UK: A damning report reveals 200 babies have died in a maternity ward in 20 years

The scale of the scandal prompted the UK government to issue a public apology on Wednesday. A report released on Wednesday after a five-year investigation shows that poor practices by the hospital in Shrewsbury, a region in western England, towards pregnant women have caused the deaths of around 200 babies over 20 years. He claims that exactly 201 babies could have lived if the maternity ward had been better cared for. Nine mothers died as a result of abuse, while others had to give birth naturally when they should have been offered a cesarean section.

“I’m sorry to all the families who have been seriously suffering,” British Health Secretary Sajid Javid told MPs. The report, he conceded, “clearly shows that you were not treated properly by a ministry that was there to help you and your loved ones give birth.”

The 250-page report specifically mentions cases of newborns with skull fractures, broken bones and brain problems after being deprived of oxygen at the time of birth. A quarter of the 498 cases of stillbirth studied were also found to have “significant or major” deficiencies. In 40% of cases, no in-hospital examination was performed. The hospital “failed to investigate (the incidents), to learn (from its mistakes), to improve,” Donna Ockenden, who led the investigation, said at a Tuesday news conference.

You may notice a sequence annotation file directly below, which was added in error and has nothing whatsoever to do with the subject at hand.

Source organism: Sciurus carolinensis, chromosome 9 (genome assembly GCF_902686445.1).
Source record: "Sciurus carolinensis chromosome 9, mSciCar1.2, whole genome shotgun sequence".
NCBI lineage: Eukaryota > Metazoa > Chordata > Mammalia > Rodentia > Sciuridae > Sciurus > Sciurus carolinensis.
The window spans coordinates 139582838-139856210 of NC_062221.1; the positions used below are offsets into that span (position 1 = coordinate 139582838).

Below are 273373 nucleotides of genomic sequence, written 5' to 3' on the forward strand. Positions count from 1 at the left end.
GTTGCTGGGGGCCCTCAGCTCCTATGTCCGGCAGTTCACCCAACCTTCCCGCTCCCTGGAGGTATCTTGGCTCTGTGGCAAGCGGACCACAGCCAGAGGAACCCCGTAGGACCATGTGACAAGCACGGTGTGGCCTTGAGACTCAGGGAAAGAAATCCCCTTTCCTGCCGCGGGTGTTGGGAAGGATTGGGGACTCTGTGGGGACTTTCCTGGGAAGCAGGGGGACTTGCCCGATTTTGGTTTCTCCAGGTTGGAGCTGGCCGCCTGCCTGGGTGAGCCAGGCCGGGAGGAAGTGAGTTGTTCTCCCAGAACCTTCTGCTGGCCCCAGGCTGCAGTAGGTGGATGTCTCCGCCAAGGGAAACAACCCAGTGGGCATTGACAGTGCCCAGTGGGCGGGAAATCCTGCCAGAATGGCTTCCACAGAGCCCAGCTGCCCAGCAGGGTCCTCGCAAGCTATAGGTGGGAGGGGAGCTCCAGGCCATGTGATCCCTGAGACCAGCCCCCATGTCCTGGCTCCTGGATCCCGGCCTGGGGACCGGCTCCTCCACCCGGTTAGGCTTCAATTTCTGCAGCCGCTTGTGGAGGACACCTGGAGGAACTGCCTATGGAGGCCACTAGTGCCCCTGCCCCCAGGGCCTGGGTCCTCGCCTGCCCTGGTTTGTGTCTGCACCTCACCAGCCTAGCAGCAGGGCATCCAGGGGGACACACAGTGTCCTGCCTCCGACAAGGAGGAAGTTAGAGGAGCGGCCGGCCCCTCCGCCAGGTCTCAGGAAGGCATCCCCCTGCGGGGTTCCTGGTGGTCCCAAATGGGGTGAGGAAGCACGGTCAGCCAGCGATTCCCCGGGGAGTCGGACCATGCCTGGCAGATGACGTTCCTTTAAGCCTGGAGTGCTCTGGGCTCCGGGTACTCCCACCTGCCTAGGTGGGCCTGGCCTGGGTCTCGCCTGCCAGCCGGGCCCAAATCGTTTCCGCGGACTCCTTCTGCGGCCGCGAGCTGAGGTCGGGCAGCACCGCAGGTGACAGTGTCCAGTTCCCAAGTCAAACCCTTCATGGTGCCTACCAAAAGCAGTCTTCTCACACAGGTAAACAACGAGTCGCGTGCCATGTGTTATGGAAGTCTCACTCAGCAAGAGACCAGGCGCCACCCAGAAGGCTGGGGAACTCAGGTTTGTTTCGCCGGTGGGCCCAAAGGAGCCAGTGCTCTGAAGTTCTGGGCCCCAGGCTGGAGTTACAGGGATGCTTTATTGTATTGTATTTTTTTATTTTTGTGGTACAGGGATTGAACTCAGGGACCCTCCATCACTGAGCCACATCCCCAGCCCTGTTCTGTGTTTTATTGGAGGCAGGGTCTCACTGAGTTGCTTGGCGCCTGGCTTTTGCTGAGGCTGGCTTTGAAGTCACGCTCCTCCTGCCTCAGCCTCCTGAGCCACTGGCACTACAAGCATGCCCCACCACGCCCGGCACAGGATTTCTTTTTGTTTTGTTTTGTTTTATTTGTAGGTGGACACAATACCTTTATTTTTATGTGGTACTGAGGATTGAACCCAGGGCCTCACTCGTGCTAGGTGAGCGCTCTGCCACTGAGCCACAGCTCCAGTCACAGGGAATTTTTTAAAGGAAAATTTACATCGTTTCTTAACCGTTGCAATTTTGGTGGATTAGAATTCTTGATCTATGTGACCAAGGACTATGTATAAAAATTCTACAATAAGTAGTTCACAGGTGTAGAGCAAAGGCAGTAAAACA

Complaints were filed by Richard Stanton and Rhiannon Davies, whose daughter Kate died hours after she was born in 2009. Signs indicated that the unborn baby was not fully healthy.

Caesarean section as a last resort

According to the report, the maternity ward pushed for natural births to keep caesarean rates as low as possible and resorted to them all too infrequently. “The hospital’s policy was to avoid cesarean sections at all costs,” said an employee quoted anonymously in the report. “If we were worried, for example about a baby’s heartbeat, they kept trying (to avoid the cesarean) until the baby was very bad (…) because they said they keep the cesarean rate low wanted,” said another .

In an initial report published in 2020, Donna Ockenden reported that the hospital caesarean section rate has consistently been between 8 and 12 points below the average in England over the past twenty years, figures presented as a sign of the hospital’s success. “The hospital was convinced of the good maternity ward. They were wrong,” claimed Donna Ockenden. One in four births in the UK is by caesarean, according to NHS data. Nationwide, it took until 2017 for the midwives’ union to end its campaign to promote “natural births” without caesareans or even epidurals, and earlier this year the NHS urged hospitals to stop using caesarean rates as an indicator of their performance.

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